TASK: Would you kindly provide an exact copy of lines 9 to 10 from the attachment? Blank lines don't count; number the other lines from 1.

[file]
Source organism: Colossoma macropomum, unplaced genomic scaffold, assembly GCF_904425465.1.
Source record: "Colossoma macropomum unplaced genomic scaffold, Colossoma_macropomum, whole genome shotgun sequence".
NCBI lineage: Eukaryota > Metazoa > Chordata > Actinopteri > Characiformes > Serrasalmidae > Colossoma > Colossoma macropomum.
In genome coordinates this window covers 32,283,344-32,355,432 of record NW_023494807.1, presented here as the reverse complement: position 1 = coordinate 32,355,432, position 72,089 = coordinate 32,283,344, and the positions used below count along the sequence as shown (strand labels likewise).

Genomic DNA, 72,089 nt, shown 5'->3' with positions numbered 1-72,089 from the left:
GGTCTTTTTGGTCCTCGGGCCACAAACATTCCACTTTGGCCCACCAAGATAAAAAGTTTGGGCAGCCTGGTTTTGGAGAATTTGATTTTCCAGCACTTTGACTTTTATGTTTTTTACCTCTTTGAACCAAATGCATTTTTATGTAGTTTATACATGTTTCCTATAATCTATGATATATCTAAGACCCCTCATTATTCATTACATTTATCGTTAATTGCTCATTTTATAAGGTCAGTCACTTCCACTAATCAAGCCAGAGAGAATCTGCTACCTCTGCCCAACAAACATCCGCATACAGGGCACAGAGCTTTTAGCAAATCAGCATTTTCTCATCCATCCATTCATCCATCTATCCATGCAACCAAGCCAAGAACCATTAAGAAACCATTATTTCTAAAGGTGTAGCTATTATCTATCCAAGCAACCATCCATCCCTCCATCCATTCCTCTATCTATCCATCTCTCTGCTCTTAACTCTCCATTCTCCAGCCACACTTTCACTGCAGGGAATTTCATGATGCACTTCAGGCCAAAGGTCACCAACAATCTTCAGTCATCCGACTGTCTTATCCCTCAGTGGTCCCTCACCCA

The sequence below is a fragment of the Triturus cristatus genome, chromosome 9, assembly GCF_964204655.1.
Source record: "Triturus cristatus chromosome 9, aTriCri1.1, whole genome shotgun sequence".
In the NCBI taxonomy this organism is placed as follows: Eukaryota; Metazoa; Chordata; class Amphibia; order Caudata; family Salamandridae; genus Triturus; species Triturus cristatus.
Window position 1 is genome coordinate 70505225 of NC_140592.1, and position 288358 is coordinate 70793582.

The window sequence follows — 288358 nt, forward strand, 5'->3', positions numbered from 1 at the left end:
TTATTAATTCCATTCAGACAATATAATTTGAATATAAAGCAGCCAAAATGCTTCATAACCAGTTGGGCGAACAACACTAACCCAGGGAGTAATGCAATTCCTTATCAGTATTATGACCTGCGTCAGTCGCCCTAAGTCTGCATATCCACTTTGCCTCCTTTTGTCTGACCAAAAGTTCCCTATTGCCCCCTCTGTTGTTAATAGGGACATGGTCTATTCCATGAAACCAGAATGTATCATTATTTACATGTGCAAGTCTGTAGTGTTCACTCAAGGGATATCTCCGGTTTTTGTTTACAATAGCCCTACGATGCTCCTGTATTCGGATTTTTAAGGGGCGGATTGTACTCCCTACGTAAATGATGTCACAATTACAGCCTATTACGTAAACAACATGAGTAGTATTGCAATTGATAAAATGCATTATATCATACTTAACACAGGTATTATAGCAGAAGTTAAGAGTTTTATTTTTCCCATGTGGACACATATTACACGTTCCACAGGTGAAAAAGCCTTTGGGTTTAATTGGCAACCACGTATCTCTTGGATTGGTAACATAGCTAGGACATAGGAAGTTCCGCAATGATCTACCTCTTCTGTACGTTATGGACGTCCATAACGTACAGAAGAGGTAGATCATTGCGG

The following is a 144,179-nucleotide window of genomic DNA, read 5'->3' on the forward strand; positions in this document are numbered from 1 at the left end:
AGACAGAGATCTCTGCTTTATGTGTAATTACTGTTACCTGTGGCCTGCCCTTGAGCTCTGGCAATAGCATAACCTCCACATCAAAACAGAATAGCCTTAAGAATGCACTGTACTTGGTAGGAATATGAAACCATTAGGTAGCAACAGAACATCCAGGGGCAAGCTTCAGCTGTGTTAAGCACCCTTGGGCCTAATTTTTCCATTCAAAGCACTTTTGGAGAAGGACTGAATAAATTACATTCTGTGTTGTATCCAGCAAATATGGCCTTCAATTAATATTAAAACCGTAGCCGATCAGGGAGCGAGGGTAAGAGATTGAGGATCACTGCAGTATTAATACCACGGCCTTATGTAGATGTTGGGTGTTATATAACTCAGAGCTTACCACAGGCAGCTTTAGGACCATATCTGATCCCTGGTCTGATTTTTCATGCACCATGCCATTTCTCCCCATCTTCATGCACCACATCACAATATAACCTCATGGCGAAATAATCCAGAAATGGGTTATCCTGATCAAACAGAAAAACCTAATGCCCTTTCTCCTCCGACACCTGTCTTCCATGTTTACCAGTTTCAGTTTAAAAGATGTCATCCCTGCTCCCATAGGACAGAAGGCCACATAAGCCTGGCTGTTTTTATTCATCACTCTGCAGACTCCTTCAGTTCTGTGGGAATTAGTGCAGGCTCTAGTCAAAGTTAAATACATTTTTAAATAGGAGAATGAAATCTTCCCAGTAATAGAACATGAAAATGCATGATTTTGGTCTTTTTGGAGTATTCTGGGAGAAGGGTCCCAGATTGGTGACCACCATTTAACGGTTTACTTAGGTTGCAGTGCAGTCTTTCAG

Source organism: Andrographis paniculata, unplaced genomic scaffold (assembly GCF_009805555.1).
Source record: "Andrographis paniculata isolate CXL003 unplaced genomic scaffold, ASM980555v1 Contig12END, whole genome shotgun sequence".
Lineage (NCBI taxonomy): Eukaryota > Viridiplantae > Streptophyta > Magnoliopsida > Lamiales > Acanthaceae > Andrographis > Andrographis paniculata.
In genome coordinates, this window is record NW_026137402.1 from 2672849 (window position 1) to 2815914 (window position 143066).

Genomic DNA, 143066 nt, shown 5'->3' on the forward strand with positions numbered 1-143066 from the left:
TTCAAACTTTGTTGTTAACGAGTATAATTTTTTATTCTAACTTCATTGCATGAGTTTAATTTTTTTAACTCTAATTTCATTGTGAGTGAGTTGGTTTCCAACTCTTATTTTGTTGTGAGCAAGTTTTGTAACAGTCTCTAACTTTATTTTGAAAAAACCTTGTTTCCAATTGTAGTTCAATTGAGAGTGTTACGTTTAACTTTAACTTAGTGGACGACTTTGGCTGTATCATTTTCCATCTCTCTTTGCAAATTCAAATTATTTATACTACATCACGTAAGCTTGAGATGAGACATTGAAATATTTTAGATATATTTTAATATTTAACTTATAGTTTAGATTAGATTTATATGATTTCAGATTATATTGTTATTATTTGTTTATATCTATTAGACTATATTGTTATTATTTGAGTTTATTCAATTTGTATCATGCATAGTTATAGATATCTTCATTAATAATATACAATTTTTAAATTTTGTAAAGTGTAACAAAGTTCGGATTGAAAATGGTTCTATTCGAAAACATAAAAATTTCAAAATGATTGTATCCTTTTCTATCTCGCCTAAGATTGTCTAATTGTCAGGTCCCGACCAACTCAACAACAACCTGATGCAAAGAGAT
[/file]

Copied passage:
In the NCBI taxonomy this organism is placed as follows: Eukaryota; Metazoa; Chordata; class Amphibia; order Caudata; family Salamandridae; genus Triturus; species Triturus cristatus.
Window position 1 is genome coordinate 70505225 of NC_140592.1, and position 288358 is coordinate 70793582.